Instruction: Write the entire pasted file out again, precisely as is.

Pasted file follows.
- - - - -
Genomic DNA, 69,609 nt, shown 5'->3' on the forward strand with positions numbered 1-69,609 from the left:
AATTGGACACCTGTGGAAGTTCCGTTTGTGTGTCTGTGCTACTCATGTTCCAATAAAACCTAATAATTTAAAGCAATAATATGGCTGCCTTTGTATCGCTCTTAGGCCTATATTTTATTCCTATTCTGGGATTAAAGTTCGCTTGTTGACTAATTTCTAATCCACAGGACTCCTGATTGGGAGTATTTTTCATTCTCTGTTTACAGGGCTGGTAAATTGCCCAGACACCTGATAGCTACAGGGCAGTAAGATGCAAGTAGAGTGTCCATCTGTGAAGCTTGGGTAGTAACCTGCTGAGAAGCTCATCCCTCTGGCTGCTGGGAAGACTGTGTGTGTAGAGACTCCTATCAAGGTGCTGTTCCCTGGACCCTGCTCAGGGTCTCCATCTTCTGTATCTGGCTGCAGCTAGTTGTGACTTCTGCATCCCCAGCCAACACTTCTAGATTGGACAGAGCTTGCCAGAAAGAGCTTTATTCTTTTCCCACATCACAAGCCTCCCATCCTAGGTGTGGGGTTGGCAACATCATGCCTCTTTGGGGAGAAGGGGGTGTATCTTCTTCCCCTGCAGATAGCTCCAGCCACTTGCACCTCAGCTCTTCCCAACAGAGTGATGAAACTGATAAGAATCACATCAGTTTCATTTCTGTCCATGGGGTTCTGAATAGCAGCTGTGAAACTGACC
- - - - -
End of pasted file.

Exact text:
Genomic DNA, 69,609 nt, shown 5'->3' on the forward strand with positions numbered 1-69,609 from the left:
AATTGGACACCTGTGGAAGTTCCGTTTGTGTGTCTGTGCTACTCATGTTCCAATAAAACCTAATAATTTAAAGCAATAATATGGCTGCCTTTGTATCGCTCTTAGGCCTATATTTTATTCCTATTCTGGGATTAAAGTTCGCTTGTTGACTAATTTCTAATCCACAGGACTCCTGATTGGGAGTATTTTTCATTCTCTGTTTACAGGGCTGGTAAATTGCCCAGACACCTGATAGCTACAGGGCAGTAAGATGCAAGTAGAGTGTCCATCTGTGAAGCTTGGGTAGTAACCTGCTGAGAAGCTCATCCCTCTGGCTGCTGGGAAGACTGTGTGTGTAGAGACTCCTATCAAGGTGCTGTTCCCTGGACCCTGCTCAGGGTCTCCATCTTCTGTATCTGGCTGCAGCTAGTTGTGACTTCTGCATCCCCAGCCAACACTTCTAGATTGGACAGAGCTTGCCAGAAAGAGCTTTATTCTTTTCCCACATCACAAGCCTCCCATCCTAGGTGTGGGGTTGGCAACATCATGCCTCTTTGGGGAGAAGGGGGTGTATCTTCTTCCCCTGCAGATAGCTCCAGCCACTTGCACCTCAGCTCTTCCCAACAGAGTGATGAAACTGATAAGAATCACATCAGTTTCATTTCTGTCCATGGGGTTCTGAATAGCAGCTGTGAAACTGACC